Adams rejected chance of early end to hunger strike
Claims that the Sinn Fein president could have stopped the 1981 fast in July are vindicated by newly-released papers, says Carrie Twomey
20 December 2011
The controversial claim that Gerry Adams and his committee controlling the 1981 hunger strike from outside the Maze prison refused a substantial offer from then-Prime Minister Margaret Thatcher - an offer accepted by the prisoners - has been proven true.
The allegation is substantiated in the notes of Derry businessman Brendan Duddy. Duddy, the 'Mountain Climber', was the messenger between the British Government and IRA during the hunger strike.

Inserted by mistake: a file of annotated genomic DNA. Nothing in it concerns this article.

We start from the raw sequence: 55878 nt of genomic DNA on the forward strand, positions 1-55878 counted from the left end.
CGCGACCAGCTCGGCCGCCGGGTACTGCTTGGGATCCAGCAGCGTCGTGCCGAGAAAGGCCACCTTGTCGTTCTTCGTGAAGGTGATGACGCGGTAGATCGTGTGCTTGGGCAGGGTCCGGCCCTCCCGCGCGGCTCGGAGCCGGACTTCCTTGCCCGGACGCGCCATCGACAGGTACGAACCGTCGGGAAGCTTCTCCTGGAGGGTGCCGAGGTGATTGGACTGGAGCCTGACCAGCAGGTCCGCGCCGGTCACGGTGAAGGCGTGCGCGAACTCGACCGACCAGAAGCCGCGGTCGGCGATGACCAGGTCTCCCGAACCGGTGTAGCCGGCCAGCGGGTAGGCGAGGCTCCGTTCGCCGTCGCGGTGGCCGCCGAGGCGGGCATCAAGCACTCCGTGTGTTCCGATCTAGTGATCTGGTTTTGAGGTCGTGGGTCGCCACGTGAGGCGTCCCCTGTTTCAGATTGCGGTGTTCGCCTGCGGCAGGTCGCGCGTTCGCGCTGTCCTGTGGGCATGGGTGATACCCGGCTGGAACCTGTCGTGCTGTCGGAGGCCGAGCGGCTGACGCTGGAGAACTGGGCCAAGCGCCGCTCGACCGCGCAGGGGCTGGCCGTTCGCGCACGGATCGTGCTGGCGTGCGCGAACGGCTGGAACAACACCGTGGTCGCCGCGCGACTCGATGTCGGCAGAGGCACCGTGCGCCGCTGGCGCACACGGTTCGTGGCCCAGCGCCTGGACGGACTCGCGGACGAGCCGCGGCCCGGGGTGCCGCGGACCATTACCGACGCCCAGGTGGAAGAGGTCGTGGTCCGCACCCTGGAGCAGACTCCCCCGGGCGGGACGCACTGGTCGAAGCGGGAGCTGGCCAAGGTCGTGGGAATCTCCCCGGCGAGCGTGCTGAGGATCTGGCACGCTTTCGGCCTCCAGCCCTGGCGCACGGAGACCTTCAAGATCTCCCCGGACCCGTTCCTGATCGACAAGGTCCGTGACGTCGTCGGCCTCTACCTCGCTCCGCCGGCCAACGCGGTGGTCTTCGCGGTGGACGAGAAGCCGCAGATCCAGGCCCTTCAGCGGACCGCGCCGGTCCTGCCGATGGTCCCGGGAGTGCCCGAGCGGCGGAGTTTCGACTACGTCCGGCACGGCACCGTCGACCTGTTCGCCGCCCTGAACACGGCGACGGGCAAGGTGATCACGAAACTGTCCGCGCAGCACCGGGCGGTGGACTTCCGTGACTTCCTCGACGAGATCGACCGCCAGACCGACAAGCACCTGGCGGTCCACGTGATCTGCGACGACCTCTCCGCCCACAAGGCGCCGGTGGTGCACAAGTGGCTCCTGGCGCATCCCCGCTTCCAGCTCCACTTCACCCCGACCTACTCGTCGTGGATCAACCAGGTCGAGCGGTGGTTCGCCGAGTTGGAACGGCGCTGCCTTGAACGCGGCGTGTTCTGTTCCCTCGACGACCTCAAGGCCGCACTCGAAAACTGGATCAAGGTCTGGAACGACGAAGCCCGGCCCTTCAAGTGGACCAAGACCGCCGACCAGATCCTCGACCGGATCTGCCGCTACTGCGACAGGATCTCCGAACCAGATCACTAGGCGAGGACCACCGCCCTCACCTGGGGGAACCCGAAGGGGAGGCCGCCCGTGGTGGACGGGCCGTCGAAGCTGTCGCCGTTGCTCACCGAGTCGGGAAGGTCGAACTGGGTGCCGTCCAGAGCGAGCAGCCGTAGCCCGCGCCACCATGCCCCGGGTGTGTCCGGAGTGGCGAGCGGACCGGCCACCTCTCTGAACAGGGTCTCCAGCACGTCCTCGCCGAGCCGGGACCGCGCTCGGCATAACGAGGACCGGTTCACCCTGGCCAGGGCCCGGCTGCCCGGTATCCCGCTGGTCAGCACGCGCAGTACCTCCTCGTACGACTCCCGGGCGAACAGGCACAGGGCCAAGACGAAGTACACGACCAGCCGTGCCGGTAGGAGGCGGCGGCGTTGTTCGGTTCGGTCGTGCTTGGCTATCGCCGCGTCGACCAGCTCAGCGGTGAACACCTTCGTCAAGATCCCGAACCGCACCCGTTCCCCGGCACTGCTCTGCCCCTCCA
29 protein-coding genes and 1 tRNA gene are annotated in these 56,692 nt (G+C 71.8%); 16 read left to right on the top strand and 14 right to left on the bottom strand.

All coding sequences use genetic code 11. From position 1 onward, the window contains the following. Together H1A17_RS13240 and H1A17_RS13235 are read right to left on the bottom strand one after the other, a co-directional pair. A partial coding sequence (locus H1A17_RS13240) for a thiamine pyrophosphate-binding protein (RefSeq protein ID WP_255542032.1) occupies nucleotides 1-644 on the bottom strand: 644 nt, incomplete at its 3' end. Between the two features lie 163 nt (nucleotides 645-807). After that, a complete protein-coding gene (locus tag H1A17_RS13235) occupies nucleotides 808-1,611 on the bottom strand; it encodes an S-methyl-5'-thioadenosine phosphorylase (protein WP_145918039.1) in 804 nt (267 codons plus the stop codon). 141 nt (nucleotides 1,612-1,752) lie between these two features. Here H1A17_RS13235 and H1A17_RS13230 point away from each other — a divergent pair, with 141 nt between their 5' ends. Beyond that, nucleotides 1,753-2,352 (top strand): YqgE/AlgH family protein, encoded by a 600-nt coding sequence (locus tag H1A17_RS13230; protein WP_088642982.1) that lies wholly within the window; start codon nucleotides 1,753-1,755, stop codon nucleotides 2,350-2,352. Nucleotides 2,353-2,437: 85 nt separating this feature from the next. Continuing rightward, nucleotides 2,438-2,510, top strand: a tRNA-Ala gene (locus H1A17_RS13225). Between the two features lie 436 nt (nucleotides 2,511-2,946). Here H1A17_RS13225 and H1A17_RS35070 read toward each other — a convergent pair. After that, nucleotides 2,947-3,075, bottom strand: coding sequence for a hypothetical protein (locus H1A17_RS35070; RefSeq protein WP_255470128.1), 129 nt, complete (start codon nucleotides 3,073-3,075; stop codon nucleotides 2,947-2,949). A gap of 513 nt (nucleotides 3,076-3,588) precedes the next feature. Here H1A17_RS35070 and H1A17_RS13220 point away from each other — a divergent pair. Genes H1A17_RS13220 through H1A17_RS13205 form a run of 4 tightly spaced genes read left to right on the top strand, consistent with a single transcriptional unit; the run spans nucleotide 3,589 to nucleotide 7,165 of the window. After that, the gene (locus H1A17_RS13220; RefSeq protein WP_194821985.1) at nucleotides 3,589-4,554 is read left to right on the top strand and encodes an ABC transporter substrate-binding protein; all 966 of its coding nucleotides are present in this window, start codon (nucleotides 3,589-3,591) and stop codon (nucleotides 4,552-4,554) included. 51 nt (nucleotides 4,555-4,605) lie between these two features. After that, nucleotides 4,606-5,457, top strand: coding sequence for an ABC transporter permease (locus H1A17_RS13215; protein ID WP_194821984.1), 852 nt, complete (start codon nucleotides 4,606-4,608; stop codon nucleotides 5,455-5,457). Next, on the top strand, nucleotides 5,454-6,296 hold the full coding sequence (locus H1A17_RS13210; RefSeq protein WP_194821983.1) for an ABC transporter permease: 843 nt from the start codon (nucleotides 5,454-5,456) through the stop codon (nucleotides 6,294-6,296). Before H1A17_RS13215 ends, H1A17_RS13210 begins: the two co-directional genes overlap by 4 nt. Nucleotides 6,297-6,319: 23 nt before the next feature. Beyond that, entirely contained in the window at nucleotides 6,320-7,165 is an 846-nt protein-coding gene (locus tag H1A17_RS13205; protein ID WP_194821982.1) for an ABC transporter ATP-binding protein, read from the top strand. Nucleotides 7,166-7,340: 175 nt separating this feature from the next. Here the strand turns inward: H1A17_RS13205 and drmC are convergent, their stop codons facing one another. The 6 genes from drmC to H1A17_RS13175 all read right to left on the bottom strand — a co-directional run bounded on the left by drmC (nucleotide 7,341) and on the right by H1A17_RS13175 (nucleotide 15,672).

Duddy previously confirmed he delivered an offer from Thatcher's Government to Martin McGuinness. Along with Danny Morrison and Jim Gibney, McGuinness wmmittee were the 'ly 8, while Adams was in mid-discussion with the British, Joe McDonnell became the fifth hunger striker to die. Five more were to die before the hunger strike's end in October 1981.
All the proposals made by Margaret Thatcher in early July were implemented immediately after the hunger strike ended.